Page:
Unless it is overwhelmingly good, control is hard. Sometimes very hard.

Now, control is good. The point of “the squeeze”, as I referred to it last week, is that making a deck that can navigate against those control decks and red decks can be quite difficult. I still definitely think that this is the case.

This isn’t to say that Red isn’t also very hard to play. In one match, I discussed a specific game with Dan Musser about his final game against Yiran Lin, playing Junk vs. Mono-Red. On turn two, Lin cast a Burning-Tree Emissary into a Firefist Striker; I would have instead chained into Lightning Strike to remove Musser’s Elvish Mystic. In talking about it with Dan, we figured out that the Lightning Strike play would have resulted in a certain 10-12 damage for Lin.

In a room that doesn’t actually have “the squeeze” playing on it, this gives the midrange lists room to thrive, and thrive they did. The best way to think about metagames is to think about them like ecologies. If we remove a natural predator, what do we get? The flourishing of species that might not otherwise have stood much of a chance to thrive. In Cleveland, I think we saw just that.

I’m just going to look at a few lists from Cleveland that rose to the top, and I think might have what it takes to stay in the fight.

Cleveland Decks

Let’s start with a personal favorite of mine:

Yes, I’m biased towards Junk. The original Pro Tour Junk is one of my creations, and I’m a big fan of decks that employ that strategy.

Notice I said “strategy” as opposed to “color combo”. As [author name="Patrick Chapin"]Patrick Chapin[/author] alluded to in his article this week, Junk might be a name we’ve taken to giving to B/G/W, but as he said “true Junk” is something else entirely.

Back when it was first created, the idea of Junk was to be a midrange-aggro deck, placing down threats and largely dominating the board while having access to answers to potential problems from an opponent. Here is a version of the deck from 2000; I gave it to two players for a 200-player PTQ in Indianapolis, they played the only copies of the list, 75-cards exactly the same, and they met in the finals.

PT Junk – 1st & 2nd Place – Indianapolis PTQ 2000

4 Duress
3 Skyshroud Elite
2 Powder Keg
3 Cursed Scroll
4 Phyrexian Negator
4 Blastoderm
4 River Boa
3 Seal of Cleansing
3 Demonic Consultation
3 Swords to Plowshares
4 Tithe
3 Mox Diamond

2 Grasslands
4 Wasteland
4 Treetop Village
4 Scrubland[/author]“][author name="Scrubland"]Scrubland[/author]
3 Bayou
3 Savannah

3 Massacre
3 Perish
3 Ebony Charm
3 Wax // Wane
3 Choke

What I like about Dan Musser list is that it basically takes the same approach to the game that the original design of PT Junk did. Musser’s list actually cares about killing the opponent!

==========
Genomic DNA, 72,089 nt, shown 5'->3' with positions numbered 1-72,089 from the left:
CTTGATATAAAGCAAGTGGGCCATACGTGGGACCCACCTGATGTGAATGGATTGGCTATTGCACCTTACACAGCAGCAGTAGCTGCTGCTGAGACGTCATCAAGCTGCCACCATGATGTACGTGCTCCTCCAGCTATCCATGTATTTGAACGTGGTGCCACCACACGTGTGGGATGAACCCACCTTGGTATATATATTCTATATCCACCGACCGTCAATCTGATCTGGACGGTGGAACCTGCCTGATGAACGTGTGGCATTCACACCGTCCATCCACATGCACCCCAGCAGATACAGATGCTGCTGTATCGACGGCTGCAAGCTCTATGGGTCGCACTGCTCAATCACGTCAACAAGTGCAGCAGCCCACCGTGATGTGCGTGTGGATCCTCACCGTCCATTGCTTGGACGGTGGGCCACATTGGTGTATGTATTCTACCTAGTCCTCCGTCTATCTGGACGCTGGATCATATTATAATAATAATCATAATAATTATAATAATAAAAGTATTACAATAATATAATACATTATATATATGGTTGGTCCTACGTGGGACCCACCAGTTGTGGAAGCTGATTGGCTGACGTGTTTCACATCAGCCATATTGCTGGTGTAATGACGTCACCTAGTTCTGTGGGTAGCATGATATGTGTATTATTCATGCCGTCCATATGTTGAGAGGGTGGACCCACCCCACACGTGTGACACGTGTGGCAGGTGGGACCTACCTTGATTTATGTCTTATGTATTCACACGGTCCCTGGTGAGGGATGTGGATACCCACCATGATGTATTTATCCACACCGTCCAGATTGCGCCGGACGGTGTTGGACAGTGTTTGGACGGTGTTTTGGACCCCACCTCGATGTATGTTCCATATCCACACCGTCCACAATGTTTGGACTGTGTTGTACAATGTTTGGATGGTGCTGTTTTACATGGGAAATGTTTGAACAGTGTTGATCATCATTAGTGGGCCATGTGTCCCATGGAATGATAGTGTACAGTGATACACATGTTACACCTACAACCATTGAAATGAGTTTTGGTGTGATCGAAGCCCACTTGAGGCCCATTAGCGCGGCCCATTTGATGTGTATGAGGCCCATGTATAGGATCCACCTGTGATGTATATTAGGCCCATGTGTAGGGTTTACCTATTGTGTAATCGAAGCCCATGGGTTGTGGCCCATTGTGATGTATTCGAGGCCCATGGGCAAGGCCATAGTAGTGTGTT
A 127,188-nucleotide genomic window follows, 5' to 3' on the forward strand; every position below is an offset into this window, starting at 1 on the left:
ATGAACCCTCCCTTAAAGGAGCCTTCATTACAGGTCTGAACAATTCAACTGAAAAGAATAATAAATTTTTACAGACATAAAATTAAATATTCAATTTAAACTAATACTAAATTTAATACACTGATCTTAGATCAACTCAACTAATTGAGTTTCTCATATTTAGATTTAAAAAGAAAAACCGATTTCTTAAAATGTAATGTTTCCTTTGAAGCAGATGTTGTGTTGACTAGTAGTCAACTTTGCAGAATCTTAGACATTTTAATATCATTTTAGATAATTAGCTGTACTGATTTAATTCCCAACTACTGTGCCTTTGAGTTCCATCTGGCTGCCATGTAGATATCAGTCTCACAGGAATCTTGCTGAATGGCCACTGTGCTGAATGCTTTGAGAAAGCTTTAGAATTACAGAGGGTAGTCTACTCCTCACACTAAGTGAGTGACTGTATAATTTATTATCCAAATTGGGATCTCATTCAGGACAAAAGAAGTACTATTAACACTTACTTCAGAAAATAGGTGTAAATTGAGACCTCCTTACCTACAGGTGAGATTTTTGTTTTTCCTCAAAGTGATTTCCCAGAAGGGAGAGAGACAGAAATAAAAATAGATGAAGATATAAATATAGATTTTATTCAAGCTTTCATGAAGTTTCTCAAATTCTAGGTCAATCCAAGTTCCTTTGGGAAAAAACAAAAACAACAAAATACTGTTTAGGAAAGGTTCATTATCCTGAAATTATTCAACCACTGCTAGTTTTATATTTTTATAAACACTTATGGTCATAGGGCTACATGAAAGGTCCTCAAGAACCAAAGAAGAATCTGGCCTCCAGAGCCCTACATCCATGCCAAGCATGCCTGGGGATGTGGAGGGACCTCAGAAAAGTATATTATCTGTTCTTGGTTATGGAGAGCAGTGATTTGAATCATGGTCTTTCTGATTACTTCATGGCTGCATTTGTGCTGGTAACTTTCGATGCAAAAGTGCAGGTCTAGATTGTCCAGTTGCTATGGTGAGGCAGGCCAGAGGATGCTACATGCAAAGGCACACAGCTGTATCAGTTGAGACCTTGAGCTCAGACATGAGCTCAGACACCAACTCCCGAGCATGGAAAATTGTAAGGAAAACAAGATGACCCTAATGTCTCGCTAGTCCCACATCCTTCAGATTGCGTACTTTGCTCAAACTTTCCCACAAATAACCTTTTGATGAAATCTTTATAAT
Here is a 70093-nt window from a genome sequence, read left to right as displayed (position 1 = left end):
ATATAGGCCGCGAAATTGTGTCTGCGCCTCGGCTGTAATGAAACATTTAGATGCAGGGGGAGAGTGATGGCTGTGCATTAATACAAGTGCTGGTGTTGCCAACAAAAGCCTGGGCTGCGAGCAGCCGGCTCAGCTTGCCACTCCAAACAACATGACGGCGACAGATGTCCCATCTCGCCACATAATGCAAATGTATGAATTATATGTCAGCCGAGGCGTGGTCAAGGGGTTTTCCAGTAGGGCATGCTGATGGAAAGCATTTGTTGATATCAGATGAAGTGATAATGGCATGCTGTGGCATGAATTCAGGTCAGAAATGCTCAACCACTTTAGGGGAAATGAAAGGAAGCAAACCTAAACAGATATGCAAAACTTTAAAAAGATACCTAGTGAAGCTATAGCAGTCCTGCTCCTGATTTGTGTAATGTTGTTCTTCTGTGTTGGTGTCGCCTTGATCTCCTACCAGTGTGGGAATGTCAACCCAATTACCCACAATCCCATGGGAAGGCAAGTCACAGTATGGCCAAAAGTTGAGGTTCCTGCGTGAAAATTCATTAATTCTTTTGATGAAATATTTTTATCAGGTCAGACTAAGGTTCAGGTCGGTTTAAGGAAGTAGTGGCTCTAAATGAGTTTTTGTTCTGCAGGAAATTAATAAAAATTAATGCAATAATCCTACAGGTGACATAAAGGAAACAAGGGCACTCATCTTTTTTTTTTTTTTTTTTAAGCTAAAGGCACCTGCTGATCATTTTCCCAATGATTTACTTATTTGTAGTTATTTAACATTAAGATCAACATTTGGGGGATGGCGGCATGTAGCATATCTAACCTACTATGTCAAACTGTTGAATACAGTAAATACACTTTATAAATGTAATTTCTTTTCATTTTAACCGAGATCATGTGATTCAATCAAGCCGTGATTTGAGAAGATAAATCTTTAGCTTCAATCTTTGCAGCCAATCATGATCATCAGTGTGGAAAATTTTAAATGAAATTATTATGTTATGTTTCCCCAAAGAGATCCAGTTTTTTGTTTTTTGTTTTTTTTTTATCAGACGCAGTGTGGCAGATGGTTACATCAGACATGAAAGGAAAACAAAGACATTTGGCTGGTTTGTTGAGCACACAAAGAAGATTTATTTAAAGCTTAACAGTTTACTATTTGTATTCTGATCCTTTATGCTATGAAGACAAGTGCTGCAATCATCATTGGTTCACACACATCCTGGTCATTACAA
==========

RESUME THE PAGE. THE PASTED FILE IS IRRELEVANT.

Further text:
Most of the Junk lists we’ve seen for a while are very much more like The Rock in terms of their actual strategy. Much in the same way that Junk has become shorthand for B/G/W, The Rock has become shorthand for B/G. But the theory of Sol Malka’s The Rock and his Millions was always one of midrange-control, rather than midrange-aggro. Sol also wanted to dominate the board, but his deck was much more concerned with gaining card advantage and winning the grind. In many ways, the Modern deck “Junk” is certainly more of a The Rock deck, as is Modern Jund.

With Musser’s list, we see a return to that “true” version of the archetype. While I’m not excited about Sylvan Caryatid from an abstract “deck purity” perspective, deckbuilding is not about purity; you do what you have to do to make a deck work.

One of my absolute favorite things about Musser’s list is the mana. I’ve discussed before how the Block Constructed format that precedes a Standard rotation often is the basis for New Standard formats. In that Block, running 12 Ravnica/Return to Ravnica duals plus six Guildgates was the clear consensus for mana-building control decks, often with a little bonus help of some form or other. What seems to be coming clear is that mana so aggressively “good” won’t cut it in the face of the aggressive decks. Musser used a very impressive eight basic lands and only four Temple of Silence without dipping into any of the three Guildgates to help out his colors.

To me, this kind of choice is very smart, and I think it serves as a lesson:

Lesson One: Midrange decks and control decks probably need to respect red even more than they have been, and up their basic land counts (respecting Pain at the cost of Access, as I wrote about a few weeks ago.)